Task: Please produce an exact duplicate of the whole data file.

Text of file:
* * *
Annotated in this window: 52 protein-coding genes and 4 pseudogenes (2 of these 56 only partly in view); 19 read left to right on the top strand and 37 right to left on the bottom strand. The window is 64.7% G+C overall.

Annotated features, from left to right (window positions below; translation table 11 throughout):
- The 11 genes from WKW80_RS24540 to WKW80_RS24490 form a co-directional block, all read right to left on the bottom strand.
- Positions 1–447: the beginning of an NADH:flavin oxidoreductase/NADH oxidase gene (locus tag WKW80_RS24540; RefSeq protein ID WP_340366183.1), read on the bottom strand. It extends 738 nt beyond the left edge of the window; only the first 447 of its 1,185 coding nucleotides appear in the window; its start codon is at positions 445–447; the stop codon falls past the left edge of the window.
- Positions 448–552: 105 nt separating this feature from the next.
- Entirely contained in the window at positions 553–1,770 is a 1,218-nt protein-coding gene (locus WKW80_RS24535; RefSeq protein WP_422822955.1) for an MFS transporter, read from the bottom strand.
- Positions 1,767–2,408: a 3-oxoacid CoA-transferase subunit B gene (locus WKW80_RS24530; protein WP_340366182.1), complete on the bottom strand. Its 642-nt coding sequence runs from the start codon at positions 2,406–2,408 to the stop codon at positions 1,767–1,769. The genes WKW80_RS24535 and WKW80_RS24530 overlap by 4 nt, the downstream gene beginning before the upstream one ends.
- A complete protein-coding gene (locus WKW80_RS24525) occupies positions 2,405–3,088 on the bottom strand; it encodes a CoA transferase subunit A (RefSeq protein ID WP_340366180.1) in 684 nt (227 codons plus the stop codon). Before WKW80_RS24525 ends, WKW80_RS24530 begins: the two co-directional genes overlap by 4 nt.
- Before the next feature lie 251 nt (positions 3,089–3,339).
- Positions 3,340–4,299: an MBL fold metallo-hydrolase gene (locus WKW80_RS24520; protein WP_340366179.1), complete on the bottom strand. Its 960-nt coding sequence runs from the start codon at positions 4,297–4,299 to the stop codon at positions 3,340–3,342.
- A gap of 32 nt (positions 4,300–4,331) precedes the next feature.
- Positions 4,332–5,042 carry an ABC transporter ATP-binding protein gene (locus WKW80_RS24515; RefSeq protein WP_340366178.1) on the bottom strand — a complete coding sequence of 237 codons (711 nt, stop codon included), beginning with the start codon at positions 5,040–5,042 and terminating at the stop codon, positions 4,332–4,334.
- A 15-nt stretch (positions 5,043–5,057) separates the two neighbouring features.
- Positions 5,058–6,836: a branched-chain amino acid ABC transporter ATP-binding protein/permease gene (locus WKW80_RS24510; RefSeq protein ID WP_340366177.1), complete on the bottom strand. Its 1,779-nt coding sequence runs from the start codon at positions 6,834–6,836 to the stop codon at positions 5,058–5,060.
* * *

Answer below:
Annotated in this window: 52 protein-coding genes and 4 pseudogenes (2 of these 56 only partly in view); 19 read left to right on the top strand and 37 right to left on the bottom strand. The window is 64.7% G+C overall.

Annotated features, from left to right (window positions below; translation table 11 throughout):
- The 11 genes from WKW80_RS24540 to WKW80_RS24490 form a co-directional block, all read right to left on the bottom strand.
- Positions 1–447: the beginning of an NADH:flavin oxidoreductase/NADH oxidase gene (locus tag WKW80_RS24540; RefSeq protein ID WP_340366183.1), read on the bottom strand. It extends 738 nt beyond the left edge of the window; only the first 447 of its 1,185 coding nucleotides appear in the window; its start codon is at positions 445–447; the stop codon falls past the left edge of the window.
- Positions 448–552: 105 nt separating this feature from the next.
- Entirely contained in the window at positions 553–1,770 is a 1,218-nt protein-coding gene (locus WKW80_RS24535; RefSeq protein WP_422822955.1) for an MFS transporter, read from the bottom strand.
- Positions 1,767–2,408: a 3-oxoacid CoA-transferase subunit B gene (locus WKW80_RS24530; protein WP_340366182.1), complete on the bottom strand. Its 642-nt coding sequence runs from the start codon at positions 2,406–2,408 to the stop codon at positions 1,767–1,769. The genes WKW80_RS24535 and WKW80_RS24530 overlap by 4 nt, the downstream gene beginning before the upstream one ends.
- A complete protein-coding gene (locus WKW80_RS24525) occupies positions 2,405–3,088 on the bottom strand; it encodes a CoA transferase subunit A (RefSeq protein ID WP_340366180.1) in 684 nt (227 codons plus the stop codon). Before WKW80_RS24525 ends, WKW80_RS24530 begins: the two co-directional genes overlap by 4 nt.
- Before the next feature lie 251 nt (positions 3,089–3,339).
- Positions 3,340–4,299: an MBL fold metallo-hydrolase gene (locus WKW80_RS24520; protein WP_340366179.1), complete on the bottom strand. Its 960-nt coding sequence runs from the start codon at positions 4,297–4,299 to the stop codon at positions 3,340–3,342.
- A gap of 32 nt (positions 4,300–4,331) precedes the next feature.
- Positions 4,332–5,042 carry an ABC transporter ATP-binding protein gene (locus WKW80_RS24515; RefSeq protein WP_340366178.1) on the bottom strand — a complete coding sequence of 237 codons (711 nt, stop codon included), beginning with the start codon at positions 5,040–5,042 and terminating at the stop codon, positions 4,332–4,334.
- A 15-nt stretch (positions 5,043–5,057) separates the two neighbouring features.
- Positions 5,058–6,836: a branched-chain amino acid ABC transporter ATP-binding protein/permease gene (locus WKW80_RS24510; RefSeq protein ID WP_340366177.1), complete on the bottom strand. Its 1,779-nt coding sequence runs from the start codon at positions 6,834–6,836 to the stop codon at positions 5,058–5,060.